This grant will support organizations working to stop forced migration and displacement due to gentrification, colonialism, anti-immigration policies, eviction & foreclosure, environmental racism, and climate change. Marginalized people are constantly pushed out of their homes and communities through heterosexist and cis-sexist policies and practices, anti-immigrant legislation and xenophobia, racism, and gentrification. This contributes to the houselessness crisis and prevents people from accessing stable, safe housing. Organizations who apply must have leadership bodies representing the communities most impacted and centering people who are Black, Indigenous, and people of color. Through this grant, we will support organizers working to build a world where immigrants, LGBTQIA folks, people who are Black, Indigenous, and other people of color have safe housing, political power, and economic investment in their neighborhoods. 

Some examples of this type of organizing include: establishing land trusts, cooperative economics systems, collective housing, protecting immigrant rights, civic engagement, organizing against mass deportation/detention, direct action against eviction, renters rights education/empowerment, resource mobilizing to counter houselessness, land sovereignty organizing, and so on. 

Begin your application through our online grants portal

 


Black Led Organizing Grant

  • Expected Disbursement: late November 2020
  • Expected grant amount: $15,000/year for two years. Total of $30,000

To qualify for funding, organizations must also meet our basic eligibility. Please contact Sharde if you have questions about your organization’s eligibility or if this grant is a good fit for your work. If you have not applied to or received a previous Social Justice Fund Giving Project Grant, please email or schedule a call with us before you start your application. 

Key dates (dates may shift as the process moves)

  • Application deadline EXTENDED: Wednesday, September 23, 2020 3:30pm PT
  • Materials update: October 2020
  • Site visit notification: January 2021
  • Decisions made: May 2021
  • Checks disbursed: June 2021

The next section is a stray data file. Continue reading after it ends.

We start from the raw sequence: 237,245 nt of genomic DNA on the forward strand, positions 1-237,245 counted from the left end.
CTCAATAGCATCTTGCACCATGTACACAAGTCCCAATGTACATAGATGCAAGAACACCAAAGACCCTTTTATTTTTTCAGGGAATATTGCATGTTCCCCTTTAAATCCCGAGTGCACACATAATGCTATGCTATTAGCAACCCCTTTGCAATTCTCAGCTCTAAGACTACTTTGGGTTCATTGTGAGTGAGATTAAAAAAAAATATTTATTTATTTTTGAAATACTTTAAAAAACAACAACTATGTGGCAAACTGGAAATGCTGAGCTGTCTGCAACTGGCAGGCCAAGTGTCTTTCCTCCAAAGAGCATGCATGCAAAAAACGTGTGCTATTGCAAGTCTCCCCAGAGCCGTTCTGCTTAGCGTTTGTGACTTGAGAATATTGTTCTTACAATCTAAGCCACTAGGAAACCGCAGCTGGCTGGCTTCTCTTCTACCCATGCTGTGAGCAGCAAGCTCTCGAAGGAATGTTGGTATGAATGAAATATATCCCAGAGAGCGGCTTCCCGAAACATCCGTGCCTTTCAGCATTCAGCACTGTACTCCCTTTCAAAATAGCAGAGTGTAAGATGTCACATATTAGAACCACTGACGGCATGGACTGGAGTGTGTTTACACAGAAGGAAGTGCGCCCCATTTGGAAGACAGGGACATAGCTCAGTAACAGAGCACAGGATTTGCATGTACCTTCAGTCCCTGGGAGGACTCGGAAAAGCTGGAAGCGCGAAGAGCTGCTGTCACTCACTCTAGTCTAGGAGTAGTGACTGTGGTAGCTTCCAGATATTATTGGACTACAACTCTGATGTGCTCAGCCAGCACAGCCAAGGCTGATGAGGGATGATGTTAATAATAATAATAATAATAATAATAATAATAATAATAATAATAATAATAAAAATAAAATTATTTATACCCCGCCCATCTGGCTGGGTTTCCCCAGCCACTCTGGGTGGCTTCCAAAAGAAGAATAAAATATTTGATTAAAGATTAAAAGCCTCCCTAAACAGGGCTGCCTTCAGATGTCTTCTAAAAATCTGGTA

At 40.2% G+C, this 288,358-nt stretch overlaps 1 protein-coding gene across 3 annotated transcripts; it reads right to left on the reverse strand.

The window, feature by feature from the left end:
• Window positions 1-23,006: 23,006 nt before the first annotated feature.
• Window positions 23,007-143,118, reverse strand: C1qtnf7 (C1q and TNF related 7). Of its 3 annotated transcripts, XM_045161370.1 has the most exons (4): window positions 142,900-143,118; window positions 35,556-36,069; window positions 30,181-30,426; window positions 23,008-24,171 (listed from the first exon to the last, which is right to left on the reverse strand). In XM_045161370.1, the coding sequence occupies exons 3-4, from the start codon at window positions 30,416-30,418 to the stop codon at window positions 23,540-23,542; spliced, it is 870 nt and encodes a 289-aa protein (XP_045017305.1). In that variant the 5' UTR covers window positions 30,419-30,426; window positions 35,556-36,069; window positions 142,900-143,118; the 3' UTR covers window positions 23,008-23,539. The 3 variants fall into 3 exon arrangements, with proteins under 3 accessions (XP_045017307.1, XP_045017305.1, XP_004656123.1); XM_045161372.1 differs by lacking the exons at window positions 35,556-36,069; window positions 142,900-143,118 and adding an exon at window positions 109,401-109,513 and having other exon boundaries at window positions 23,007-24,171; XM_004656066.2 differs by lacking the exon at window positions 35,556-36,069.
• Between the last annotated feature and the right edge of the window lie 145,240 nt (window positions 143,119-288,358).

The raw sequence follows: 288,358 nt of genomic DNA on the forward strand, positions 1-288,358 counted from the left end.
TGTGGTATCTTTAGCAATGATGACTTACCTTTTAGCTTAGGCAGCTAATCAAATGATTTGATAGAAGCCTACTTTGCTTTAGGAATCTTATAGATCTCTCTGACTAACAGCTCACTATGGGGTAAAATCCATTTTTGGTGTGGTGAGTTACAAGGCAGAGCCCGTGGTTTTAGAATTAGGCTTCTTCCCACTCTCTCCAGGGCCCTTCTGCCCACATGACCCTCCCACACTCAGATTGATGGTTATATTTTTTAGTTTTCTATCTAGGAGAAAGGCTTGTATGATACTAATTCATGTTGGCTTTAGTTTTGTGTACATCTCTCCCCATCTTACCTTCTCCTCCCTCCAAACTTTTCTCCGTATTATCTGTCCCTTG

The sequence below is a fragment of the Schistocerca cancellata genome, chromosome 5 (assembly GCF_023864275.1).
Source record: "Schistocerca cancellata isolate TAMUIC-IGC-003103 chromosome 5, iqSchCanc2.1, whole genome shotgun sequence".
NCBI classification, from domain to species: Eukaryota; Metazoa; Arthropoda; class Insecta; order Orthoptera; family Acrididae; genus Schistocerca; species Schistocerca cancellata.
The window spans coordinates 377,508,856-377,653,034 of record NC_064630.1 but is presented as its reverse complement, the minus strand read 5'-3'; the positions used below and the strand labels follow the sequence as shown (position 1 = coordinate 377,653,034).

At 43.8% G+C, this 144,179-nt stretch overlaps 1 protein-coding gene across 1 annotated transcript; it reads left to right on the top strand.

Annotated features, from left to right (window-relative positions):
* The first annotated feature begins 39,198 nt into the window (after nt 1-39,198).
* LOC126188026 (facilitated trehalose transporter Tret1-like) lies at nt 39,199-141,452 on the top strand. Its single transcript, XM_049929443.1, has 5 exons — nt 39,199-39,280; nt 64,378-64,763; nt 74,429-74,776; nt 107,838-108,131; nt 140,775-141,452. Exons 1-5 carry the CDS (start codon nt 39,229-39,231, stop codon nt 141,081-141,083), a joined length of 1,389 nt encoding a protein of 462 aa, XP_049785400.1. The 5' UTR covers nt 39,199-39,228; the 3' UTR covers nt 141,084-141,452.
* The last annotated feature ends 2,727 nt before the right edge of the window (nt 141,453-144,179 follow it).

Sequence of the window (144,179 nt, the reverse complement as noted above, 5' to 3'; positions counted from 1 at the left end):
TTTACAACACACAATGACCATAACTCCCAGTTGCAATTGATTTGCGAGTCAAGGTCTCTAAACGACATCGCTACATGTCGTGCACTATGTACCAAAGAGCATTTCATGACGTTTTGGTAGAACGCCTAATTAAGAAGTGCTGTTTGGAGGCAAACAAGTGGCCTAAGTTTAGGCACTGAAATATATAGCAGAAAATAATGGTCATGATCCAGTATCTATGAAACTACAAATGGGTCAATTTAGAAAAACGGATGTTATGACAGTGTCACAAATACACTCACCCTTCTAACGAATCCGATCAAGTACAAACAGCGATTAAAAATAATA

This grant will support Black led groups that are working to dismantle anti-Black racism and organizing towards Black Liberation across the Pacific Northwest and Mountain West. For this grant, we will be considering organizations led by members who are descendants of the African Diaspora (Black, African, African-American, Afro-Caribbean etc). Through this grant, we will support the dismantling of anti-Black systems as well as the building of new, imaginative systems that help achieve a world where Black communities are protected, honored, and thriving.

There are many facets of undoing anti-Black racism, and examples of this type of organizing include: mobilizing against prisons and the criminalization of Black people, countering the financial exploitation of Black communities, working to end anti-Black violence, ending surveillance of Black communities, and so on. We do not hold a definitive idea of organizing towards Black Liberation but some examples include: projects that improve the quality of life of Black folks,organizing led by Black trans women,  facilitating healing work, building food sovereignty, establishing land trusts, teaching and learning decolonized medical practices, promoting Black cultural practices, establishing community control of institutions and local decision making, building up Black civic engagement, and so on. 

To be eligible, groups must meet all other SJF eligibility criteria, have at least 51% Black leadership on their Board, steering committee, or other leadership body and must be explicitly working to effect systemic change. Organizations who apply for this grant must center Black communities, and have majority Black participants throughout their programming and activities. 

Begin your application through our online grants portal